Earlier this year, Heckler & Koch took a few of us to a fancy lodge near Dallas where the air was filled with flying targets from the instant we got there to the minute we left. We shot wobble trap, pheasants, quail, and chukars in the morning, followed by five-stand and sporting clays at midday. Ten minutes into the afternoon’s flighted duck shoot I was wincing with every shot. I put down the over/under I’d been using all day, picked up an autoloader, and just like that, pulling the trigger was fun again.
Everyone shoots better when they’re not getting kicked. That’s why target shooters, and especially trapshooters, those most masochistic shotgunners of all, support a cottage industry in recoil reduction devices. Although recoil reducers don’t actually reduce free recoil (as I pointed out last month, you can decrease the recoil energy only by shooting lighter or slower loads or a heavier gun), they do lessen felt recoil. If your bird gun bites, consider the following fixes.
Switch to an Autoloader
Gas autoloaders make the best recoil reducers of all. An auto bleeds off some of the expanding gases out of the barrel and puts them to work cycling the action. Therefore, the moving parts of the gun store some of the recoil energy for a fraction of a second. You still absorb the same total amount of free recoil, but it’s divided into two or three successive smaller kicks and the reduction in kick is remarkable-up to 40 percent. Not all gas guns reduce recoil equally. I have an old Smith & Wesson 1000 that pounds me. The H&K;/Fabarms Lion I shot in Texas, however, kicked like a down pillow. Remington 1100s and 11-87s remain the softest-shooting gas guns I have tried. The recoil-operated Benellis feel softer than fixed-breech guns, at least to my shoulder, although they don’t reduce recoil as dramatically as do gas guns.
Add a Pad
Guns generally come from the factory wearing hard, unyielding wedges of rubber on the butt. Such pads are easy to grind to shape and install on the assembly line, but they don’t provide much cushioning. Two excellent shoulder-saving aftermarket pads are the Kick-Eez (417-649-2100) and Pachmayr Decelerator (800-225-9626), both made of a soft, resilient compound called Sorbothane. Of the two, the Kick-Eez probably reduces recoil a little more, while the Decelerator looks better. All Kick-Eez and most Decelerator pads must be installed and ground to shape by a gunsmith, a job that costs $30 to $75.
Pachmayr also offers prefitted Decelerator pads for several popular guns that you can install with a screwdriver in a few minutes. I put one on a Mossberg 500 that fit very nicely, another on an 870 Express that fit well enough for a bottom-of-the-boat gun, which mine is. If you’d prefer not to alter your gun-say it has a fine, hand-checkered buttplate-one option is the thin, effective Past recoil shield (877-509-9160) that straps onto your shoulder.
Folks who have forcing cones lengthened and barrels backbored are usually high-volume dove or target shooters who need every little bit of recoil relief they can get to survive long days on the 16-yard line or in South American dove fields. Lengthening the forcing cones (the taper between the chamber and the bore) and enlarging the main bore gives the shot charge a smoother ride down the barrel, lessening the jolt of recoil and also improving patterns. Many factory guns now come with barrels bored to larger than standard diameter. Barrelsmiths like Briley (800-331-5718), Seminole Gunworks (800-980-3344), and Ballistic Specialties (800-276-2550) backbore guns for $150 or more per barrel and lengthen forcing cones for $50 to $75. Although your patterns will definitely look better, the reduction in recoil is fairly subtle. You may or may not feel significant difference over the course of eight or 10 shots a day in the field.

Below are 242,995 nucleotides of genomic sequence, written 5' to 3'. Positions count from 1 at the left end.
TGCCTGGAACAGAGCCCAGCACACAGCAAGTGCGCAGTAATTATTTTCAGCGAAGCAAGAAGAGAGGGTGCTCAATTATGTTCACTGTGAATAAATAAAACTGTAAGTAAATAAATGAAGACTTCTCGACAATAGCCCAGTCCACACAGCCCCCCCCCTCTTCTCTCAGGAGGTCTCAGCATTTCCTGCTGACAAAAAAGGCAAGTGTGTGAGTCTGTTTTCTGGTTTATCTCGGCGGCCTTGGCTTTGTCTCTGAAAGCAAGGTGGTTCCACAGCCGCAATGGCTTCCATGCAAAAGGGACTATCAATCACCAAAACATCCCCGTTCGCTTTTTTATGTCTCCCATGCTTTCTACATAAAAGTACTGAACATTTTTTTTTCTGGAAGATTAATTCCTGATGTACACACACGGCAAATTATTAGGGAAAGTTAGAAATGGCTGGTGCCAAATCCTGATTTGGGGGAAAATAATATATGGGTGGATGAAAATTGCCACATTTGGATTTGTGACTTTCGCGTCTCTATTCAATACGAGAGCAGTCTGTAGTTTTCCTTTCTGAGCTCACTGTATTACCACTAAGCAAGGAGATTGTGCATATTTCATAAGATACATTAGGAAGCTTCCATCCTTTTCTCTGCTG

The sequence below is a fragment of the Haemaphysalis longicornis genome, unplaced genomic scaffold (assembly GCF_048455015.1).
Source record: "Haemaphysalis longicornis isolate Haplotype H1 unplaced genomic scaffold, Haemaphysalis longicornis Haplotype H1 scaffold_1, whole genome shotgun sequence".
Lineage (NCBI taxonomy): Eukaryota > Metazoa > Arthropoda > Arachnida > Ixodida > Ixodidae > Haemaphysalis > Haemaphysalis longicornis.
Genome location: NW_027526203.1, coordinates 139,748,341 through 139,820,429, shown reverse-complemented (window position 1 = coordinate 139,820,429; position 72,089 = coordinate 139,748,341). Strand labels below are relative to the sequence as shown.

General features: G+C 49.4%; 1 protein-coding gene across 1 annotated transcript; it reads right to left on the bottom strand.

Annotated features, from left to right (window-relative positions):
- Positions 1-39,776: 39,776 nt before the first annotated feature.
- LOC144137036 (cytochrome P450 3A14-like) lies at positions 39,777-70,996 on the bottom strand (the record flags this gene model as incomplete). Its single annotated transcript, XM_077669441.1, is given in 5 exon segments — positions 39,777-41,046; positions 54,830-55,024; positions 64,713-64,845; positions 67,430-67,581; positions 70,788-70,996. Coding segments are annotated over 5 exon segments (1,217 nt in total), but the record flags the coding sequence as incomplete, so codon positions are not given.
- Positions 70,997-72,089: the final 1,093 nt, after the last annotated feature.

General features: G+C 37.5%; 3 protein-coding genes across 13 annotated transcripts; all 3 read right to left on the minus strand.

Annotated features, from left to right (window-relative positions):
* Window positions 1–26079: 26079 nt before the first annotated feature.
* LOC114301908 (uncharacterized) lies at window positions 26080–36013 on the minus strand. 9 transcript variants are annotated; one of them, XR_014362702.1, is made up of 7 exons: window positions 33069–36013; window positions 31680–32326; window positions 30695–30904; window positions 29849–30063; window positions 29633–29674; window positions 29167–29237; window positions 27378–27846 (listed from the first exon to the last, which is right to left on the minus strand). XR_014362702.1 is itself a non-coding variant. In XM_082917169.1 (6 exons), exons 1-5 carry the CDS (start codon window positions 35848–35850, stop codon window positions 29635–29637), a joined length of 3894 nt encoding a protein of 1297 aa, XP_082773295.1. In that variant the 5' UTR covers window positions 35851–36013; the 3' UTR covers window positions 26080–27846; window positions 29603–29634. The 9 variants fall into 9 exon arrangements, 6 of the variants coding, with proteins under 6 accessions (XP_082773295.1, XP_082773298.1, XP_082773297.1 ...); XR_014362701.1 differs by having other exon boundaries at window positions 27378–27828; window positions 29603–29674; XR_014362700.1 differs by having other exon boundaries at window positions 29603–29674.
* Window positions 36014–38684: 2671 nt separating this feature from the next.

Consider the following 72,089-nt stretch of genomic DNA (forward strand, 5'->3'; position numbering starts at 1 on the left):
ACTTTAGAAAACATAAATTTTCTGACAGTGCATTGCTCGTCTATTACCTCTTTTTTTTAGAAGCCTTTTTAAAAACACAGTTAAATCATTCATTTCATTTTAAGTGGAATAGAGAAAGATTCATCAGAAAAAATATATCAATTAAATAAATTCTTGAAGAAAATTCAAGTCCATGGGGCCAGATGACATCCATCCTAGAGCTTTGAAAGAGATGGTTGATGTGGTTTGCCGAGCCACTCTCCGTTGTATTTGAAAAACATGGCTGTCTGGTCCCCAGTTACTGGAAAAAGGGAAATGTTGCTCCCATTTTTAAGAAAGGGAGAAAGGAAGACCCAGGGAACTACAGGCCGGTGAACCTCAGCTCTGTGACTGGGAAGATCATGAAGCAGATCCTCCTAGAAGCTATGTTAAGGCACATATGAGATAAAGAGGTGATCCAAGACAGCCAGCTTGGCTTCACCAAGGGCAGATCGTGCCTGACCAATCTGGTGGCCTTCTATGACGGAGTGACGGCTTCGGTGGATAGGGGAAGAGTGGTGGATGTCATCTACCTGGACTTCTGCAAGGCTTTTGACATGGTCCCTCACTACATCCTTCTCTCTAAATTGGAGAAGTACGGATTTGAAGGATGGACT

Ports-holes machined in the barrel to suppress muzzle jump-can tame guns that smack you in the teeth. I find ported barrels very effective in cutting recoil to my face, although I’m not yet convinced that ported choke tubes work. Pro-Port (586-469-7323) originated shotgun porting, although now you can choose among several barrel-porting designs-Ballistic Specialties’ Angle Ports, Briley’s Ultraports, and many others. Porting costs under $100 per barrel and seems to me the perfect addition to any dove gun.
Most recoil reducers take the form of a cylinder that fits into the bolt hole of your stock. Some models replace magazine plugs or caps. All of them increase gun weight and therefore reduce free recoil. They achieve further kick reduction by means of either a spring-loaded weight or slow-flowing mercury filling that counteracts recoil. C&H; (888-324-5445), to name one manufacturer whose reducers I’ve used, makes models to fit almost any gun. A recoil reducer does alter the balance of your gun somewhat because it adds 1/2 to 3/4 pound to the stock.
Having inflicted 31/2-inch magnums on us, manufacturers are trying to soothe our pain by installing recoil reducers in some new guns. Beretta’s Xtrema auto comes with a spring-loaded reducer (you can feel the gun bounce off your shoulder like a pogo stick when you shoot it, but it doesn’t kick much). Benelli’s Super Black Eagle has a stock-mounted mercury suppressor as standard equipment.
Finally, much of what we perceive as kick is a perfectly normal reaction to a loud explosion going off 3 feet from our ears. Turn down the volume and you might discover your hard-kicking gun isn’t so scary after all. I always wear some kind of earplugs in the field, and you should, too, especially in the dove field and the duck blind. At 50¿¿ a pair, foam earplugs are the most cost-effective recoil reducers of all.